If you’re a leader, you should focus on developing these practices. At Leadership Resources, our purpose is making the impossible possible through people. We aim to do so by helping individuals develop patterns of success that will decrease stress levels and maximize productivity. Contact us here to learn more.

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It's Not the Money: Why Compensation Models Have Limits in Motivating Workers

By Leadership Resources 09/26/2018

Everyone wants to earn more. No surprise there. Money can certainly incentivize employees to work harder, seek promotions, and clinch more commission-based sales. However, compensation has its limitations when it comes to how managers motivate employees. Why is this? And what else can managers do to encourage hard work and participation?

Why More Money Loses its Appeal

One might feel extremely motivated when first getting a promotion or a new higher-paying job. Over time, however, things change. It doesn’t take long for most people to begin getting used to their new wage or salary. Once a huge perk, this pay raise becomes normal and perhaps feels as restrictive as a previously lower pay rate. In this scenario, the worker might attempt to earn another raise by working harder – but even then the cycle tends to repeat. Eventually, money becomes secondary to a worker’s overall happiness and sense of meaning in the workplace.

If you’re a manager in charge of employee productivity management, this should raise alarm bells. But if more money doesn’t equate to more productivity, what does?

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Reward Systems in the Brain

The human brain is wired with reward systems. These systems help humans learn, interact with others, and behave in certain ways. Money certainly ties in to these reward systems. The human brain lights up when receiving rewards with perceived value (such as cash, gift cards, rare items, etc.). But money alone doesn’t trigger this response. Something as simple as receiving a compliment or affirmation can yield similar results. Hearing a “Good job,” or “I appreciate you” can go a long way in motivating employees. In this way, creating a positive work environment might be one of the best employee management tools available.

Finding Meaning in Work

Cash and kind gestures feed the brain’s reward system to a certain extent, but humans also want meaning in their lives. Since so many people spend the majority of their time at work, they often seek meaning there. If they can’t find it there, they’ll look to their family, friends, hobbies, or other interests. Meaning can be found in any and all of these places. Still, work can begin to feel like a drag if an employee lacks a sense of purpose in the office or at the job site.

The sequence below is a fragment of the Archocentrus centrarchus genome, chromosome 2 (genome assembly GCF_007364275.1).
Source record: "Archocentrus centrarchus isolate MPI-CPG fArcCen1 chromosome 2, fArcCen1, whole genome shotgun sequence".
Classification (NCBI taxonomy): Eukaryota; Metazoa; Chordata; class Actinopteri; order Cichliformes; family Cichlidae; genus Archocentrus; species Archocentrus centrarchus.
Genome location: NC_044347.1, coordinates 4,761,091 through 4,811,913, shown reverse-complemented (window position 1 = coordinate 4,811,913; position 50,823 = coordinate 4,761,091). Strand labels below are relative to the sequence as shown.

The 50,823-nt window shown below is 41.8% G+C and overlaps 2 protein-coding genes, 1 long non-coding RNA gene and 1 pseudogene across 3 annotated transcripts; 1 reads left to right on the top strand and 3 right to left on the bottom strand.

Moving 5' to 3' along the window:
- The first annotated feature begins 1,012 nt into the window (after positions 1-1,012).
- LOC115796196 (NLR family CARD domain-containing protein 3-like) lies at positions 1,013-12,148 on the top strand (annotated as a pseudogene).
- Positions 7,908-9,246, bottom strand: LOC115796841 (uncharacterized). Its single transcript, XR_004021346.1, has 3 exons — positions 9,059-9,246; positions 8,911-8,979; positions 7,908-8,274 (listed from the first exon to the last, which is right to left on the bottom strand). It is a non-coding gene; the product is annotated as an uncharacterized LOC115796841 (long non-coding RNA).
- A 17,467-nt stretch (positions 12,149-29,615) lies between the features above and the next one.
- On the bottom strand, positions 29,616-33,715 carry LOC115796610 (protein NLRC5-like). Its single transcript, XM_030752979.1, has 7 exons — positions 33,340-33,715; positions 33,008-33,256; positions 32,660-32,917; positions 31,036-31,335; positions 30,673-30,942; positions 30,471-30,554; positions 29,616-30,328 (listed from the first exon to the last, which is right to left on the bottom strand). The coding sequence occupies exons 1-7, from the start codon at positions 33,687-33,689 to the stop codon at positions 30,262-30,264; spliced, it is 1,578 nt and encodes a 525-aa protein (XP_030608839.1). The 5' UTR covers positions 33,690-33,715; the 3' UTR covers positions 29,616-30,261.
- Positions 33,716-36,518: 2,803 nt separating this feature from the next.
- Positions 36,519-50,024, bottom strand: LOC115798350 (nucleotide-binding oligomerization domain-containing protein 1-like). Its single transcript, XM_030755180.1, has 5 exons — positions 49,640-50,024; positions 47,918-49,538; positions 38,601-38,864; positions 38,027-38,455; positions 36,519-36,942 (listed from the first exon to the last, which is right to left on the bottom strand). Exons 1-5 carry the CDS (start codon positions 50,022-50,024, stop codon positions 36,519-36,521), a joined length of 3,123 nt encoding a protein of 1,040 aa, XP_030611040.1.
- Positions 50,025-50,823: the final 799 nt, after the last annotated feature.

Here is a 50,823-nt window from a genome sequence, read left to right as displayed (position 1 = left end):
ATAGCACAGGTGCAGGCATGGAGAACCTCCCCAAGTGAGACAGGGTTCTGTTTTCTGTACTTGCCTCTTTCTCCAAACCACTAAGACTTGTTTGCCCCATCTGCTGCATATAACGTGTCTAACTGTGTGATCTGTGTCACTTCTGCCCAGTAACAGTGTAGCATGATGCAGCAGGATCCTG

A good employee management system should incorporate information on every employee’s interests, goals, preferences, and unique abilities. This way managers can get to know their people more personally and better find ways to make their work more meaningful, even if it’s just a small way. This might mean creating events for employees with shared interests, asking employees for feedback on how certain tasks get accomplished, or simply utilizing each person’s unique capabilities in the workplace if applicable.

People want to do a good job, but more than that, they want to be recognized for their hard work and feel their work is purposeful. Financial compensation can and should reflect an employee’s value to a company, but without the sense of meaning and gratitude behind it, the money will feel cold and worthless. Managers tasked with overseeing performance management should know that employees will feel more motivated when they feel valued as people.

Leadership Resources focuses on people and how a single person can make a massive difference in the workplace and the world. We offer videos, worksheets, and more to help develop powerful leadership skills and patterns of success that will decrease stress levels and maximize productivity. For more information and resources, contact us here!